Tuesday, October 29, 2013

America Needs Comprehensive

1.  Immigration Reform
2.  Tax Reform
3.  Entitlements Reform
4.  Energy and Environmental Reform
5.  Education Reform
6.  Welfare Reform
7.  Financial Reform
8.  Housing and Urban Reform
9.  International Trade Reform
10.  Regulatory Reform
11.  Agricultural Subsidy Reform
12.  Governance Reform
13.  Campaign finance Reform
14.  Congressional Ethics Reform
15.  Postal Reform
16.  And others (fill in as desired)

America has several thousand stand-alone think tanks and several thousand university centers and institutes that research these issues and recommend policies to improve outcomes.  Progress has been made in a few areas, but, on net, most of these problem areas have grown worse despite trillions of dollars and millions of research hours spent seeking improvement.

In some cases, progress has been rolled back (e.g., President George H. W. Bush signed legislation in 1991 that undid President Reagan’s 1986 Tax Reform.)  President Clinton signed comprehensive welfare legislation, but more people receive transfer payments than ever before.  And so.

Perhaps money and research have prevented problems from becoming worse, but this counterfactual cannot be tested.  Perhaps think tanks work at cross-purposes with each other.  Perhaps sound policy ideas are no match for vested interests and beneficiaries of government programs, however costly and unsuccessful.

Not a pretty picture.

What is needed is something new, not more of the same.  Perhaps digital disruption will find its way into politics and overturn or replace current modes of behavior.  Otherwise, it will continue to be “same old, same old.”  More money and time spent spinning wheels!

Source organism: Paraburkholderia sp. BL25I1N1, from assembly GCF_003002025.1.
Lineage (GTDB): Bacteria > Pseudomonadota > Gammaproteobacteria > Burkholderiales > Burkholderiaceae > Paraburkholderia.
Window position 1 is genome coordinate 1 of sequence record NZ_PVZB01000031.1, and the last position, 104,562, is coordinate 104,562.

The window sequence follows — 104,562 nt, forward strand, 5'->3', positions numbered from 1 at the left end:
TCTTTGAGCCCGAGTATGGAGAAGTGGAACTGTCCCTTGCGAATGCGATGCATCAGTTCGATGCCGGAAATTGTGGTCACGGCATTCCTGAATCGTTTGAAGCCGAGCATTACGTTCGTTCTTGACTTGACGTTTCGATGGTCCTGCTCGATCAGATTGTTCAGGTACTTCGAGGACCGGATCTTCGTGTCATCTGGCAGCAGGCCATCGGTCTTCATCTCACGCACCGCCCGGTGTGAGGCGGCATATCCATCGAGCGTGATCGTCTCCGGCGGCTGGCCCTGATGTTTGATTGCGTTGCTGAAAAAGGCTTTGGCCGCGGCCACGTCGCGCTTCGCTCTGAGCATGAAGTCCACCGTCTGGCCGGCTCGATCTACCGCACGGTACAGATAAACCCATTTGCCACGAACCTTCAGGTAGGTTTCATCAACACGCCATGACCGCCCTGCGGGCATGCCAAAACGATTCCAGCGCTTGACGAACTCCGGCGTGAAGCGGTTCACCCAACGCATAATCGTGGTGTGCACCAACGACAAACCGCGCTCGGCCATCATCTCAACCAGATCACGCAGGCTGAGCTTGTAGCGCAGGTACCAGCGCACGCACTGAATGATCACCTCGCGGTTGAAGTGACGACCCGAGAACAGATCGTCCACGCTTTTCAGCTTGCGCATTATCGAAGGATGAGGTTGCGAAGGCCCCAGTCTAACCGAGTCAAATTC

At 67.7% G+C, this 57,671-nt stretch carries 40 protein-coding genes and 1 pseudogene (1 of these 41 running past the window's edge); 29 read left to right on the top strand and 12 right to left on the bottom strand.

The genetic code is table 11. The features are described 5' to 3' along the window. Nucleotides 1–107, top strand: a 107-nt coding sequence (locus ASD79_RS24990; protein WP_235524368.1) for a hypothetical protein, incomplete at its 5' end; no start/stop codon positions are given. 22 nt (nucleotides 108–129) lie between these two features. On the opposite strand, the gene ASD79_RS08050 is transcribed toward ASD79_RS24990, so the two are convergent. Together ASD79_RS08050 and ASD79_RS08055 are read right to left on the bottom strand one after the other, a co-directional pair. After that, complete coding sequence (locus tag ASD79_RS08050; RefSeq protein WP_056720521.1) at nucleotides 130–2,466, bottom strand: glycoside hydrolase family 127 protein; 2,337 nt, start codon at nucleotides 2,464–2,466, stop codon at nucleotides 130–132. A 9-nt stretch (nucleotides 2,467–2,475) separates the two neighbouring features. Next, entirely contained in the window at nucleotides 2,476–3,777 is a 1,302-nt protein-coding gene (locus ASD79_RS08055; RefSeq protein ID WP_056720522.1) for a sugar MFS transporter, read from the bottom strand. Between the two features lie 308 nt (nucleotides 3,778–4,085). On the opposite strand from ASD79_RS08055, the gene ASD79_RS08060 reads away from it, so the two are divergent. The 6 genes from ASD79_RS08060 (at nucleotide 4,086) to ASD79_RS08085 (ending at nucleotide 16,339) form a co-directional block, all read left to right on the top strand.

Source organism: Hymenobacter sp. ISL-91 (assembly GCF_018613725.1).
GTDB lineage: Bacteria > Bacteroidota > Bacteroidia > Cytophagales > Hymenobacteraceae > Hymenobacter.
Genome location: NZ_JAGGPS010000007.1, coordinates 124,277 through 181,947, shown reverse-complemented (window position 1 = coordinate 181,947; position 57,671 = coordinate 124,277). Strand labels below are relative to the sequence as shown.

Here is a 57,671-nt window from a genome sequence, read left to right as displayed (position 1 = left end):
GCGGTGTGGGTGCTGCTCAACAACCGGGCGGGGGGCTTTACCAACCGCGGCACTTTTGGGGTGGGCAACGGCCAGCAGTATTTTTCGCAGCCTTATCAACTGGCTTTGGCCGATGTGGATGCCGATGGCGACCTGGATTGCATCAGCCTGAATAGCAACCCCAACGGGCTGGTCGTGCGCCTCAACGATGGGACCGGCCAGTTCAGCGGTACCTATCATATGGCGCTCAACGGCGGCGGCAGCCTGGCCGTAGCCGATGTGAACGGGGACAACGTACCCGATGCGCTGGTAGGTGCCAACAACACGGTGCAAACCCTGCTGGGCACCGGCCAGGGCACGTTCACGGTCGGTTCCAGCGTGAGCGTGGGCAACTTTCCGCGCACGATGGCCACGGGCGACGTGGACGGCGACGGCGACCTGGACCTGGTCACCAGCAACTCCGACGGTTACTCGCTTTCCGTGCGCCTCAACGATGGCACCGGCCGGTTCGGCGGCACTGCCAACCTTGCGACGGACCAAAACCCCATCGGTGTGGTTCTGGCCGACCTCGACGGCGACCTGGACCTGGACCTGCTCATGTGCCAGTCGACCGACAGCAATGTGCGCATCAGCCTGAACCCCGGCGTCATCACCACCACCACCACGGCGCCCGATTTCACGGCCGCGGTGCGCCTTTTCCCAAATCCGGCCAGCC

1 comment :

Thomas Spitters said...

Dr. Rabushka:

During my training I attended no small number of class sessions in which our instructors drilled into us that our world is fraught with problems that threaten our livelihoods and tear at the fabric of society. As a result of this and other things, people like me are tremendously aware of social problems and their effect upon business and economic climes. Today there do appear to be at least two issues determinative of the topics you present here and related attempts to remedy them and their deleterious effects: a. The overall aging of that sector of the population that has first - hand experience with actual political and open conflict and confrontation and how these things were resolved to the betterment of our society (these persons, most of them are now beyond their working years and as a result the current leadership is at a loss); and b. The amount of budgetary "pork" in the federal budget and other state and local coffers that allows for the misguided and unnecessary spending of federal revenue dollars on things people do not really need.

People like me know that aging is a serious problem in many major countries today because the public trust and the brain trusts of those regimes is in jeopardy in some important ways without the emergence of more effective leadership. The "pork" in state budgets everywhere reflects the increasing insular trends of federal politics, not just in this country, but everywhere and threatens the integrity of the social net and therefore by inference the fabric of society itself. An oversimplification that might thus nonetheless apply here is the twin deficits and again unnecessary spending and spending allocations by the federal government in the U.S. invite over the long - term the type of hooliganism and inattention to proper finances, the rule of law and necessary adherence to proper governance that could eventually threaten the autonomy of Americans individually and then of the American political system and society. There is a myriad of other issues, including things like education and training for young people, the place of the national economy in the world, energy policy and so forth, that relate to your topic here which is great food for thought.